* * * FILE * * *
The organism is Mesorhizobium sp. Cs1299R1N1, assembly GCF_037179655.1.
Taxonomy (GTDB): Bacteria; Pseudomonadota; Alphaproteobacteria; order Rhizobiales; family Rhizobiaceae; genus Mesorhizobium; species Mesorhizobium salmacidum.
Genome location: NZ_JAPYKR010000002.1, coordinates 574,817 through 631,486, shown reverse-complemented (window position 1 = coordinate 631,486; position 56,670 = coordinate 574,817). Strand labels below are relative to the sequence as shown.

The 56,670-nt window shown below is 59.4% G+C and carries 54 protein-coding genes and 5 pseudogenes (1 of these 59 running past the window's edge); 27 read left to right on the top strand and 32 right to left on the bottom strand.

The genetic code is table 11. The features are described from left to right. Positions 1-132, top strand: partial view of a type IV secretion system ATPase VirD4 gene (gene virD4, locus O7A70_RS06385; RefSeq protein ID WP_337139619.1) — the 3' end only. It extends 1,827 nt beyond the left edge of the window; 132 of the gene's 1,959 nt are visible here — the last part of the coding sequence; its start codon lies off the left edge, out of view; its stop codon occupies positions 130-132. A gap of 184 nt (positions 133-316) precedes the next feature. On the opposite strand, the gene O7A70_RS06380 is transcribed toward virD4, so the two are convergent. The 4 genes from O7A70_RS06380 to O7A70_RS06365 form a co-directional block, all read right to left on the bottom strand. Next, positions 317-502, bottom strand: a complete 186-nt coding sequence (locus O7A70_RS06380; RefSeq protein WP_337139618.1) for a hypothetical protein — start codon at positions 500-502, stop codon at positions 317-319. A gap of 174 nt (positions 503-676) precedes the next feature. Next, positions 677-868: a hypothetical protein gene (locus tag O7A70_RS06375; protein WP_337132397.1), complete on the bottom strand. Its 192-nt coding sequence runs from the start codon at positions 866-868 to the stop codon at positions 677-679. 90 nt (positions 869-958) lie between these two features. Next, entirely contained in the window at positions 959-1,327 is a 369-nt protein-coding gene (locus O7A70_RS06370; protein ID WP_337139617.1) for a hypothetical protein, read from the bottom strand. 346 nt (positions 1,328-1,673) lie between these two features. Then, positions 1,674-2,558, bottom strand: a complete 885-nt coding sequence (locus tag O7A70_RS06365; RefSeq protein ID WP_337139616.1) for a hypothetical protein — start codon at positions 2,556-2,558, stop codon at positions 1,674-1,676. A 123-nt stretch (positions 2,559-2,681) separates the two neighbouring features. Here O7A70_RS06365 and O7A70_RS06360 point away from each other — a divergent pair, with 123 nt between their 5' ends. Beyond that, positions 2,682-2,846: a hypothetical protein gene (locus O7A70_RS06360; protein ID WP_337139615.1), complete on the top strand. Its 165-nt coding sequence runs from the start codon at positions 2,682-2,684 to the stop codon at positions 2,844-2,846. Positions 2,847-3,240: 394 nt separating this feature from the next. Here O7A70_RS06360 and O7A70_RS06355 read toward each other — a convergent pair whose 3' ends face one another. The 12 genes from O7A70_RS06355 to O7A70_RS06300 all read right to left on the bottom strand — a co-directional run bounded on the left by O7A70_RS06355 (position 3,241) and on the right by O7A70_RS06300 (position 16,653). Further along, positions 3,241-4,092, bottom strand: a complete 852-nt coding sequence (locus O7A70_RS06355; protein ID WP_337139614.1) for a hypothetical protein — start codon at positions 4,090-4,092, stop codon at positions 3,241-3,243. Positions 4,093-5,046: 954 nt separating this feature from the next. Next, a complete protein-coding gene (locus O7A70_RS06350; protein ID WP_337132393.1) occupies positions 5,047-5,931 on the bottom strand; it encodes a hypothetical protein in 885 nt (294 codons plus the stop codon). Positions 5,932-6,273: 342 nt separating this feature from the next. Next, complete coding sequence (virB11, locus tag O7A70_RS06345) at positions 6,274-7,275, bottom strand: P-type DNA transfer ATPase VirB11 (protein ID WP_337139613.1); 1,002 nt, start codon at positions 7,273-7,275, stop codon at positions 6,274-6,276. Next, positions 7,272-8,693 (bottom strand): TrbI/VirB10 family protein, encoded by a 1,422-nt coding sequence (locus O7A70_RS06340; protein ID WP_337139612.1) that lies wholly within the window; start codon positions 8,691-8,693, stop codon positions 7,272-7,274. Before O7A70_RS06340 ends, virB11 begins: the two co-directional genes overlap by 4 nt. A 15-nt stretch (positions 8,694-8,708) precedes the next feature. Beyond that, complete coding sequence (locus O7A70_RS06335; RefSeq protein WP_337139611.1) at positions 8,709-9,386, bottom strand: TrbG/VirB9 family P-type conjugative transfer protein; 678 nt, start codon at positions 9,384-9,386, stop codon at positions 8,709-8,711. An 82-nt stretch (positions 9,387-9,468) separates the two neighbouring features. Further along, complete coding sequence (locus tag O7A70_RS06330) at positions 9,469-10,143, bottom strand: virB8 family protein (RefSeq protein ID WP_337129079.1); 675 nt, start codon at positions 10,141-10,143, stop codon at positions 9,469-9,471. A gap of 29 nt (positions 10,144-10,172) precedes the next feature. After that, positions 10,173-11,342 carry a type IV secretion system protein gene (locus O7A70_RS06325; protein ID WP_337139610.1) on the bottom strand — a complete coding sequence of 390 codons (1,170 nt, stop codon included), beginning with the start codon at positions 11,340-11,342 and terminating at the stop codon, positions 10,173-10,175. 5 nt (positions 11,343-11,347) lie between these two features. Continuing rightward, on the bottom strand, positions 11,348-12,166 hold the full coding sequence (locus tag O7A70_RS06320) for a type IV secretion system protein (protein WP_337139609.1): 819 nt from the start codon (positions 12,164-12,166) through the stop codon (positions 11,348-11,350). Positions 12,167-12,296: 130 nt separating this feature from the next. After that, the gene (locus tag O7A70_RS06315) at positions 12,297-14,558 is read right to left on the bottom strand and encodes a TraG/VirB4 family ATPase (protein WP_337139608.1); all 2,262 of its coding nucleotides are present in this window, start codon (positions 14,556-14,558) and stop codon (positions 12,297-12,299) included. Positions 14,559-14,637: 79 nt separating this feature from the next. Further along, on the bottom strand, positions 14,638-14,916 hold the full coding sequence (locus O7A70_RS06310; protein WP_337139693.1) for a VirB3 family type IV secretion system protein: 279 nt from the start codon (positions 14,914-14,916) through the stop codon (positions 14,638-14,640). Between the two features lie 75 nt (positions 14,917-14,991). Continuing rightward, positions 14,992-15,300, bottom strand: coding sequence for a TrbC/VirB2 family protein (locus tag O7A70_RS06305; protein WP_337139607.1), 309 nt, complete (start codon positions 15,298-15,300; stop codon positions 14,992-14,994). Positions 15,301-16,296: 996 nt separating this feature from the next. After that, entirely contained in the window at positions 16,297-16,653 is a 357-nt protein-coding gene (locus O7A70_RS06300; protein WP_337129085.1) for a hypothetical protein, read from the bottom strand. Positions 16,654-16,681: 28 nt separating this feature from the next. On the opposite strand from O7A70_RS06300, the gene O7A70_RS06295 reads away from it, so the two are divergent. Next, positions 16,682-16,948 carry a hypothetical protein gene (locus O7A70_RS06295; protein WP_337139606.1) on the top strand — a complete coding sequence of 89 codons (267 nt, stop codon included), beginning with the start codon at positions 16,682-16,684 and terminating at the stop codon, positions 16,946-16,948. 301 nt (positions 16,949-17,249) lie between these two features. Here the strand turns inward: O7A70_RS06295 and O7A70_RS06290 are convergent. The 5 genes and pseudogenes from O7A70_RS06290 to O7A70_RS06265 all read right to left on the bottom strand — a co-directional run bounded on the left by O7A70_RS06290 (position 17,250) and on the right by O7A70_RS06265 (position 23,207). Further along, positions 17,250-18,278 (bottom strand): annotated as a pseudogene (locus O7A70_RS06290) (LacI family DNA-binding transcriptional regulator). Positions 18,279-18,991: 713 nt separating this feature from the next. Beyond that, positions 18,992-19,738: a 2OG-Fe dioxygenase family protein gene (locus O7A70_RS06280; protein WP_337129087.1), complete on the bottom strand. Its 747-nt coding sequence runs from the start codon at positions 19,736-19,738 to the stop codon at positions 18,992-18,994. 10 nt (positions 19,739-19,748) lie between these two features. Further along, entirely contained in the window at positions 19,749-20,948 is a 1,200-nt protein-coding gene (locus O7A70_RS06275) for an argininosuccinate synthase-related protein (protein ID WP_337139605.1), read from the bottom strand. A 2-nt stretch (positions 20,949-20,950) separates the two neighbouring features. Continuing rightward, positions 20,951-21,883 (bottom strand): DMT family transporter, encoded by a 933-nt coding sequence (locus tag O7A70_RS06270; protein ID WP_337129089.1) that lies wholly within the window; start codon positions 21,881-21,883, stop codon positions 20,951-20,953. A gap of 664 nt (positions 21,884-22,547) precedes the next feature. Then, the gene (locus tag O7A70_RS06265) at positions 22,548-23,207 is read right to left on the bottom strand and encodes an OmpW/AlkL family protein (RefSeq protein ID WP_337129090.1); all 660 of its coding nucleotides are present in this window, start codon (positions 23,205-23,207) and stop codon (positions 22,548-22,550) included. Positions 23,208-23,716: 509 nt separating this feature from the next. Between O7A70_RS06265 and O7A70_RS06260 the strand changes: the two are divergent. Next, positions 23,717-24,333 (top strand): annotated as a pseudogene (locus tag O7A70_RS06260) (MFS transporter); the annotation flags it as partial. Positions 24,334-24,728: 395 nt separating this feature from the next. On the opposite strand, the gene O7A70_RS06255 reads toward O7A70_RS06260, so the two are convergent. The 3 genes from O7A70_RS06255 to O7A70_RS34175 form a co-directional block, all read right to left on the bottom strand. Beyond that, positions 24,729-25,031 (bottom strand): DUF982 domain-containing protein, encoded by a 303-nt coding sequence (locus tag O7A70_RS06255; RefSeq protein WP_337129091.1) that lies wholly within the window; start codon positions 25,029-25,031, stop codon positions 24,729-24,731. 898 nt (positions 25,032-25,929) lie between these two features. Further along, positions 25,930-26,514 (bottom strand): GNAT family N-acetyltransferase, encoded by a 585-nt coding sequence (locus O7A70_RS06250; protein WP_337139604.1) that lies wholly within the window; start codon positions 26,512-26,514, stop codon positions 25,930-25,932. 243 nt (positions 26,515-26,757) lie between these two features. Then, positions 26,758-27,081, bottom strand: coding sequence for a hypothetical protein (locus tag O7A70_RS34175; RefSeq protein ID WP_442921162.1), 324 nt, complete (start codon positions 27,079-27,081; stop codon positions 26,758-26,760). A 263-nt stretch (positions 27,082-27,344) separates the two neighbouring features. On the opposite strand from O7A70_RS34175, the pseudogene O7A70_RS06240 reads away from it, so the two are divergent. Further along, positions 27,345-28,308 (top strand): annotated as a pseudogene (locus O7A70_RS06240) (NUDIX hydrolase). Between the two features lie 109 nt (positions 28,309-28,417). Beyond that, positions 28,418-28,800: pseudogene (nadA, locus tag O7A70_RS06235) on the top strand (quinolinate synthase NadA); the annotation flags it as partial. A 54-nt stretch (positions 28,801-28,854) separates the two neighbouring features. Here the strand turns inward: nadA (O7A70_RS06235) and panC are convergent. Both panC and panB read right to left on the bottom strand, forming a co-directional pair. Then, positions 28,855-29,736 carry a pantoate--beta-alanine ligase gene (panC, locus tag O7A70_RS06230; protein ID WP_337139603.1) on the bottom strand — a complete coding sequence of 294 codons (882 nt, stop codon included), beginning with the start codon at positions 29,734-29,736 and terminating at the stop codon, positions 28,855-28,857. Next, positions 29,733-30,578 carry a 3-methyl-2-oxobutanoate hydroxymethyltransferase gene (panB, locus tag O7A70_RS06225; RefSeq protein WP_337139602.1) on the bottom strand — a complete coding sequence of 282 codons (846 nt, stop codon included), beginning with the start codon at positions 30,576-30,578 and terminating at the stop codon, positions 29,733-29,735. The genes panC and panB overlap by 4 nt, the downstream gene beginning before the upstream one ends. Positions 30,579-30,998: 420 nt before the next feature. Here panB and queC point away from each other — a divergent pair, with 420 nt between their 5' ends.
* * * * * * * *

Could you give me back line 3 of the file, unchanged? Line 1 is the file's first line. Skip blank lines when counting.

Genome location: NZ_JAPYKR010000002.1, coordinates 574,817 through 631,486, shown reverse-complemented (window position 1 = coordinate 631,486; position 56,670 = coordinate 574,817). Strand labels below are relative to the sequence as shown.